Happiness and Physical Activity in Special Populations: Evidence From Korean Survey Data
AbstractThis article contributes to the literature on happiness by focusing on the effects of physical activity or sport participation on happiness or life satisfaction in a special population. Using survey data collected by the Korean Sports Association for the Disabled, all respondents were legally disabled. This study presents empirical evidence of positive "nonhealth effects" of physical activity on life satisfaction. Approximately a one-level jump in physical activity in the six-level score provided the same improvement in life satisfaction as one-quarter of the effect of the employment status change from unemployed to employed. Additionally, the empirical finding that the level of disability was insignificant in determining subjective well-being is consistent with a threshold argument. The authors' empirical results also support there being no adaptation to disability, in contrast to findings in the psychology literature.
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Bibliographic InfoArticle provided by in its journal Journal of Sports Economics.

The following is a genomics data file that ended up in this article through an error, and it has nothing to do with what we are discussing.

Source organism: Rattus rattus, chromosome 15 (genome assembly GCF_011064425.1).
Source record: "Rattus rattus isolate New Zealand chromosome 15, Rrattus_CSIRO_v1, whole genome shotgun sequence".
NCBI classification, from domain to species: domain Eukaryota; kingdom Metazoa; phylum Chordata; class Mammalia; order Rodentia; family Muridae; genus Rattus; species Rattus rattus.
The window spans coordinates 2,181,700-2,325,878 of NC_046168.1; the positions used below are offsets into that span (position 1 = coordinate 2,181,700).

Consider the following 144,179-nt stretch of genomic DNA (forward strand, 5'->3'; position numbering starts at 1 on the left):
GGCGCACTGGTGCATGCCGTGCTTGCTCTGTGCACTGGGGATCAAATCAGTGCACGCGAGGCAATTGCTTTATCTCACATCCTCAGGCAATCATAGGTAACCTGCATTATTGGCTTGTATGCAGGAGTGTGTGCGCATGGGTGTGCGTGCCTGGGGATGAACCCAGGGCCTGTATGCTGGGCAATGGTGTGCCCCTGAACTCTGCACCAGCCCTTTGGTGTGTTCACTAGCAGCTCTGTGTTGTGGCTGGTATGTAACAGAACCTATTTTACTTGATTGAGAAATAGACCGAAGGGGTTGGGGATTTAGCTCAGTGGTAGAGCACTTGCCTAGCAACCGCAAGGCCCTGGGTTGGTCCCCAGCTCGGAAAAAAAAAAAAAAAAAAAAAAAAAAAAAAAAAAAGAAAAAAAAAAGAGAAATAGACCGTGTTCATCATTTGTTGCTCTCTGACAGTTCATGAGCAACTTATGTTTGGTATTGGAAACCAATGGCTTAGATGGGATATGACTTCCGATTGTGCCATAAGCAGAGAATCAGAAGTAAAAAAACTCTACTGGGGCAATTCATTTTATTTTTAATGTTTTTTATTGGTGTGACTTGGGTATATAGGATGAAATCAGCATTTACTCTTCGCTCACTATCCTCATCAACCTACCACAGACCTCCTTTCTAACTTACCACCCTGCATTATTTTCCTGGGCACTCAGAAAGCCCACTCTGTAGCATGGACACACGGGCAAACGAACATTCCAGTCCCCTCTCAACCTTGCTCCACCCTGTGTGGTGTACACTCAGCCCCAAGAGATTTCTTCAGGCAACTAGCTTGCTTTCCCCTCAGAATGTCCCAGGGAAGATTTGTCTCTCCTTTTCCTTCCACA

Volume (Year): 11 (2010)
Issue (Month): 2 (April)
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- Huang, Haifang & Humphreys, Brad, 2010.
"Sports Participation and Happiness: Evidence from U.S. Micro Data,"
2010-9, University of Alberta, Department of Economics, revised 01 Dec 2010.
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- Pawlowski, Tim & Downward, Paul & Rasciute, Simona, 2014. "Does national pride from international sporting success contribute to well-being? An international investigation," Sport Management Review, Elsevier, Elsevier, vol. 17(2), pages 121-132.
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